however, it should be remembered that he attacked the
most difficult cases on principle, declaring that there
was no earthly creature that a poet should forget.

He was of the blond type of his cousin, with flowing
fair hair and mustache, and a bright blue, absent-minded eye; he was very well dressed in the carefully
careless manner, with a brown velvet jacket and the
image on his ring of one of those beasts men
worshipped in Egypt.

His speech was graceful and well worded and
enormously long, and it was all about an oyster. He
passionately protested against the suggestion of some
humanitarians who were vegetarians in other respects,
but maintained that organisms so simple might fairly
be counted as exceptions. Man, he said, even at his
miserable best, was always trying to excommunicate
some one citizen of the cosmos, to forget some one
creature that he should remember. Now, it seemed
that creature was the oyster. He gave a long account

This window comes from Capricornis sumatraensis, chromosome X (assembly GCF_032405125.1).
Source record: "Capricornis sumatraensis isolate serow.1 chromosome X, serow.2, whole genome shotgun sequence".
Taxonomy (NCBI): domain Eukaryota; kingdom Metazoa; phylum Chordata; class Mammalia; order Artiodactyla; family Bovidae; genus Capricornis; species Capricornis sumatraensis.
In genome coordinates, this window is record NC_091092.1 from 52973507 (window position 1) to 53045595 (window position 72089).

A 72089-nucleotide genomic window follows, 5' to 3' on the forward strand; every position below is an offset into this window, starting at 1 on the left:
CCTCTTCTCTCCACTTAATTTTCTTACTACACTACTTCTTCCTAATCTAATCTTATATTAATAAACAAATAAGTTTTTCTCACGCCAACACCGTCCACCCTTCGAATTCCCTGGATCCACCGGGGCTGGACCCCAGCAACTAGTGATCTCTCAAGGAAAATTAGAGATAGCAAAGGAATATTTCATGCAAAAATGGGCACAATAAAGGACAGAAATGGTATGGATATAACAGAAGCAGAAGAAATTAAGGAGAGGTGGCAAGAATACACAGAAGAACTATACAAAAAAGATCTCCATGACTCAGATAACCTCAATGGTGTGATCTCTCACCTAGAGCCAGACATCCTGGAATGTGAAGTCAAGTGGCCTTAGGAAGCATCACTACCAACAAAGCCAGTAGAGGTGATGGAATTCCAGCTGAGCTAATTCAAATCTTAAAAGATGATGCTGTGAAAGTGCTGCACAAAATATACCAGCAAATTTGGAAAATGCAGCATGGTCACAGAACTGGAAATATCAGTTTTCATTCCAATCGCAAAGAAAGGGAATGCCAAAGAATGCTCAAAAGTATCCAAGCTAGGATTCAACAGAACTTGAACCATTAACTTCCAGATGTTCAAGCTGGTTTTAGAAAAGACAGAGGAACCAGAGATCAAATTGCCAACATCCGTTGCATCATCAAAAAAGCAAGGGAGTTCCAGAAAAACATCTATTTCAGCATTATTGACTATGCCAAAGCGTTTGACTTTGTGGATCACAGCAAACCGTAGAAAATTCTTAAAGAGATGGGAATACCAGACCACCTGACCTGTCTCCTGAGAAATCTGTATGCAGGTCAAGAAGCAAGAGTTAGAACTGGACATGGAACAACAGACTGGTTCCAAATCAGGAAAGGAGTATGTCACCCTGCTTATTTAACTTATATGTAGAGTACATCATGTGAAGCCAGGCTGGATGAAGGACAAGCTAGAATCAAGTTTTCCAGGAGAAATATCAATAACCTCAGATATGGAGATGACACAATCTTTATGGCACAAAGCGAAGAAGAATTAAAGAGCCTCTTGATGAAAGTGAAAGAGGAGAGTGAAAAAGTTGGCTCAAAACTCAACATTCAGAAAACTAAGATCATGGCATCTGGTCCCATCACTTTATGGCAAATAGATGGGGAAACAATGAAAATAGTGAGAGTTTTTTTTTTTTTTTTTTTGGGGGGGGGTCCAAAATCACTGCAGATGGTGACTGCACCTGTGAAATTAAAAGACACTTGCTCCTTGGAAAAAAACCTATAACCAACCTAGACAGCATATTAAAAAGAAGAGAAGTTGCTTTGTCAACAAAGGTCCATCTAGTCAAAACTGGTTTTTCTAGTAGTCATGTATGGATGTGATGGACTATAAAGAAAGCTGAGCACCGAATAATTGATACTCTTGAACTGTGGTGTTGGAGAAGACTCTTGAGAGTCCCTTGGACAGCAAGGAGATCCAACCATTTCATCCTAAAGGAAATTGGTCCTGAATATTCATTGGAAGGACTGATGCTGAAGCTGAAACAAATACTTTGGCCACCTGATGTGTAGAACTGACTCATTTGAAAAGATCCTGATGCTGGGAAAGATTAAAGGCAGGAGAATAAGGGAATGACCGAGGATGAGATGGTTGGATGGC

of the tragedy of the oyster, a really imaginative and
picturesque account; full of fantastic fishes, and coral
crags crawling and climbing, and bearded creatures
streaking the seashore and the green darkness in the
cellars of the sea.

"What a horrid irony it is," he cried, "that this is
the only one of the lower creatures whom we call a
Native! We speak of him, and of him alone as if he
were a native of the country. Whereas, indeed, he is
an exile in the universe. What can be conceived more
pitiful than the eternal frenzy of the impotent
amphibian? What is more terrible than the tear of an
oyster? Nature herself has sealed it with the hard seal
of eternity. The creature man forgets bears against
him a testimony that cannot be forgotten. For the
tears of widows and of captives are wiped away at
last like the tears of children. They vanish like the